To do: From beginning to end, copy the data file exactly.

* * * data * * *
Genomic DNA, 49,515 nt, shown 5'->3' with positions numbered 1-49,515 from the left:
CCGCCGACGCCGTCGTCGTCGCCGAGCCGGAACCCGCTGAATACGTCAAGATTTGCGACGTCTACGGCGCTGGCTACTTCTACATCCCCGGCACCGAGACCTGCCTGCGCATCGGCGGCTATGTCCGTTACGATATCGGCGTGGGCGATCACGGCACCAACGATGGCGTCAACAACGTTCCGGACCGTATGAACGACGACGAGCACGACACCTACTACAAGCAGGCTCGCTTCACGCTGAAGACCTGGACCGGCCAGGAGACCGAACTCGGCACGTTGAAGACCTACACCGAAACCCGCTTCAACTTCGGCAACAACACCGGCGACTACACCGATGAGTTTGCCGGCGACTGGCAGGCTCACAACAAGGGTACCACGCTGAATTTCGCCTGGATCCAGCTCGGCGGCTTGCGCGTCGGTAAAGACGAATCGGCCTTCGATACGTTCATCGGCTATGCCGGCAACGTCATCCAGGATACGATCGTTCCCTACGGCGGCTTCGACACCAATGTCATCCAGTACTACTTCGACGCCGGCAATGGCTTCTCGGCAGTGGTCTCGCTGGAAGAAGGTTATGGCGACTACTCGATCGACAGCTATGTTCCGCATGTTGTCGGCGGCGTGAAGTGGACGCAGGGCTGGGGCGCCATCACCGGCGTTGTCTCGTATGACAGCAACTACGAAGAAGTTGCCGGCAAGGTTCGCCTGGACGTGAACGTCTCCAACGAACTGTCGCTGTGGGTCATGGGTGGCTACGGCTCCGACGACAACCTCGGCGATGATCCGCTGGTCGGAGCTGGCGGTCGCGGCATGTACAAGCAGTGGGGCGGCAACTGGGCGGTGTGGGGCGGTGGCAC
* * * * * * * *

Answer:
Genomic DNA, 49,515 nt, shown 5'->3' with positions numbered 1-49,515 from the left:
CCGCCGACGCCGTCGTCGTCGCCGAGCCGGAACCCGCTGAATACGTCAAGATTTGCGACGTCTACGGCGCTGGCTACTTCTACATCCCCGGCACCGAGACCTGCCTGCGCATCGGCGGCTATGTCCGTTACGATATCGGCGTGGGCGATCACGGCACCAACGATGGCGTCAACAACGTTCCGGACCGTATGAACGACGACGAGCACGACACCTACTACAAGCAGGCTCGCTTCACGCTGAAGACCTGGACCGGCCAGGAGACCGAACTCGGCACGTTGAAGACCTACACCGAAACCCGCTTCAACTTCGGCAACAACACCGGCGACTACACCGATGAGTTTGCCGGCGACTGGCAGGCTCACAACAAGGGTACCACGCTGAATTTCGCCTGGATCCAGCTCGGCGGCTTGCGCGTCGGTAAAGACGAATCGGCCTTCGATACGTTCATCGGCTATGCCGGCAACGTCATCCAGGATACGATCGTTCCCTACGGCGGCTTCGACACCAATGTCATCCAGTACTACTTCGACGCCGGCAATGGCTTCTCGGCAGTGGTCTCGCTGGAAGAAGGTTATGGCGACTACTCGATCGACAGCTATGTTCCGCATGTTGTCGGCGGCGTGAAGTGGACGCAGGGCTGGGGCGCCATCACCGGCGTTGTCTCGTATGACAGCAACTACGAAGAAGTTGCCGGCAAGGTTCGCCTGGACGTGAACGTCTCCAACGAACTGTCGCTGTGGGTCATGGGTGGCTACGGCTCCGACGACAACCTCGGCGATGATCCGCTGGTCGGAGCTGGCGGTCGCGGCATGTACAAGCAGTGGGGCGGCAACTGGGCGGTGTGGGGCGGTGGCAC